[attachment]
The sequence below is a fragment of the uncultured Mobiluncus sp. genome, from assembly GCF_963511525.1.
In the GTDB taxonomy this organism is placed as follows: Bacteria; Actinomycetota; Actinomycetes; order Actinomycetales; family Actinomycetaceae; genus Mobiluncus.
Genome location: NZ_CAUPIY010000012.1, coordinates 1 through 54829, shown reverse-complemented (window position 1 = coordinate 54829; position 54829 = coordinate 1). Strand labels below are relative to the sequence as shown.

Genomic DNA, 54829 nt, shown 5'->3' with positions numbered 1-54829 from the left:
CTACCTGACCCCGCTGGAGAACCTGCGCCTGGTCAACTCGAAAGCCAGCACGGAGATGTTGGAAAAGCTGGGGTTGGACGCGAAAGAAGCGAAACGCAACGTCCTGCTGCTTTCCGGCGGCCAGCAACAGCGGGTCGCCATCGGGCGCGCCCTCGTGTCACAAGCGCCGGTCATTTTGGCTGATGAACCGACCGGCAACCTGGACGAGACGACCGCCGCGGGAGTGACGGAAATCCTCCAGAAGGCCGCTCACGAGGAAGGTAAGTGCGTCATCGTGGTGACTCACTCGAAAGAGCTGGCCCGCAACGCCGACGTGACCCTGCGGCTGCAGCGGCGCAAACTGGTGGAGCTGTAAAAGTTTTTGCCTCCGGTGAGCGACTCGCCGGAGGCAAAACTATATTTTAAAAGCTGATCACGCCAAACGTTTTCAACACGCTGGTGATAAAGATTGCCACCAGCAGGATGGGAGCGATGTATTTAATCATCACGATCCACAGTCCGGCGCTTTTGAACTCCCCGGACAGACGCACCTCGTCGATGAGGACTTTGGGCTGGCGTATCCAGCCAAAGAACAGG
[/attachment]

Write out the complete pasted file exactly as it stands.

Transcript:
The sequence below is a fragment of the uncultured Mobiluncus sp. genome, from assembly GCF_963511525.1.
In the GTDB taxonomy this organism is placed as follows: Bacteria; Actinomycetota; Actinomycetes; order Actinomycetales; family Actinomycetaceae; genus Mobiluncus.
Genome location: NZ_CAUPIY010000012.1, coordinates 1 through 54829, shown reverse-complemented (window position 1 = coordinate 54829; position 54829 = coordinate 1). Strand labels below are relative to the sequence as shown.

Genomic DNA, 54829 nt, shown 5'->3' with positions numbered 1-54829 from the left:
CTACCTGACCCCGCTGGAGAACCTGCGCCTGGTCAACTCGAAAGCCAGCACGGAGATGTTGGAAAAGCTGGGGTTGGACGCGAAAGAAGCGAAACGCAACGTCCTGCTGCTTTCCGGCGGCCAGCAACAGCGGGTCGCCATCGGGCGCGCCCTCGTGTCACAAGCGCCGGTCATTTTGGCTGATGAACCGACCGGCAACCTGGACGAGACGACCGCCGCGGGAGTGACGGAAATCCTCCAGAAGGCCGCTCACGAGGAAGGTAAGTGCGTCATCGTGGTGACTCACTCGAAAGAGCTGGCCCGCAACGCCGACGTGACCCTGCGGCTGCAGCGGCGCAAACTGGTGGAGCTGTAAAAGTTTTTGCCTCCGGTGAGCGACTCGCCGGAGGCAAAACTATATTTTAAAAGCTGATCACGCCAAACGTTTTCAACACGCTGGTGATAAAGATTGCCACCAGCAGGATGGGAGCGATGTATTTAATCATCACGATCCACAGTCCGGCGCTTTTGAACTCCCCGGACAGACGCACCTCGTCGATGAGGACTTTGGGCTGGCGTATCCAGCCAAAGAACAGG